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Proximal Hamstring Reconstruction with Achilles Allograft and Sciatic Neurolysis

February 10, 2018

Contributors: Jared Bookman, MD; Amos Dai, BS; Dylan Lowe, MD; Thomas Youm, MD, FAAOS; Thomas Youm, MD, FAAOS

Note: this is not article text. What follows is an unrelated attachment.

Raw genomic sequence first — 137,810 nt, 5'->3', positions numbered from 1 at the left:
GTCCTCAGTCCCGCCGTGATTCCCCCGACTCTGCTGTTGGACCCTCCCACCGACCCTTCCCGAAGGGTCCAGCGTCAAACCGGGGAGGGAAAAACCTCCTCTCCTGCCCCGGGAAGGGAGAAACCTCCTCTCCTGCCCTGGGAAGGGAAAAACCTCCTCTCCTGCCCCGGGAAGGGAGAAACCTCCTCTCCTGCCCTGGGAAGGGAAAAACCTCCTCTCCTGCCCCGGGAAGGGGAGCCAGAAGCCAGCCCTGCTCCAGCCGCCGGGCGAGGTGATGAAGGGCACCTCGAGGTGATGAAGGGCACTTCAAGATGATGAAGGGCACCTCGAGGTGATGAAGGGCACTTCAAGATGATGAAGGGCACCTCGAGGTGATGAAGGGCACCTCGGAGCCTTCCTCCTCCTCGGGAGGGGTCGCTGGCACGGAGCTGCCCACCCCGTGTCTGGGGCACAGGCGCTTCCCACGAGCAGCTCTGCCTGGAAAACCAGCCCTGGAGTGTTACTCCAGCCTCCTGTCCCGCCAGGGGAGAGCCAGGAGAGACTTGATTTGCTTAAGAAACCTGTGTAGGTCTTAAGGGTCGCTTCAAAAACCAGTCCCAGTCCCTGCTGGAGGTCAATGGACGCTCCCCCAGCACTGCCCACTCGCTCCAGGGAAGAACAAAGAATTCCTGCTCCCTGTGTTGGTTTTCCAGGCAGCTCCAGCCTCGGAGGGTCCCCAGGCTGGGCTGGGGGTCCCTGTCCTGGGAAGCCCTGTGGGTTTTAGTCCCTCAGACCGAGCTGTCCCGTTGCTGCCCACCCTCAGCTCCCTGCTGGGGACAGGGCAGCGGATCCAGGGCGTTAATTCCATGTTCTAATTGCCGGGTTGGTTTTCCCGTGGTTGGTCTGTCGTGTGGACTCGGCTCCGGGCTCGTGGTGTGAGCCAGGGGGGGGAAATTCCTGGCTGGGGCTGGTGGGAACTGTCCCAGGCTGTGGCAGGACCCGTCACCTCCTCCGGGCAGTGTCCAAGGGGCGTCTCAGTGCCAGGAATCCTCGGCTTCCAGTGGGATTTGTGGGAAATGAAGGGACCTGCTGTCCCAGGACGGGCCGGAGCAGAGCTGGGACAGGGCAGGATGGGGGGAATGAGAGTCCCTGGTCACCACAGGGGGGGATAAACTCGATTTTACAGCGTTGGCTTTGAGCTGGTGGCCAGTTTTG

Purpose: Avulsion of the proximal origin of the hamstring has become a more frequently recognized athletic injury. Most injuries are partial strains. Complete rupture is relatively uncommon but may cause considerable functional impairment. Primary repair is the preferred treatment option for patients with an acute injury. However, in patients with a chronic injury, the proximal muscle mass often is retracted, and reconstruction is the only viable surgical option. Orthopaedic surgeons rarely perform surgery in this anatomic area. This video demonstrate a technique for proximal hamstring reconstruction with the use of Achilles tendon allograft and sciatic neurolysis. Methods: The video presents the case study of a 29-year-old woman who injured her left hamstring 3 years ago when she did a split while rollerblading. Her pain is persistent, located in the left buttock, worse with running and any athletic activity, and has been refractory to nonsurgical management. MRI revealed a complete tear of the proximal hamstring origin, which is extensively scarred and retracted 11 cm. The video reviews the patient history, imaging studies, and indications for surgery and details a technique for proximal hamstring reconstruction. The video focuses on methods for reconstructing the tendon and safe exposure and neurolysis of the sciatic nerve. Results: After the procedure, the video reviews the postoperative protocol for the patient. In addition, literature on the outcomes of proximal hamstring reconstruction is reviewed. In general, limited data suggest successful functional outcomes after reconstruction; however, these outcomes are inferior to those of acute repair. Conclusion: Complete, chronic proximal hamstring tears may cause considerable pain and persistent functional limitations. These tears are more technically difficult to manage because of tendon retraction and scarring; however, they can be managed via reconstruction with the use of Achilles tendon allograft and sciatic neurolysis.

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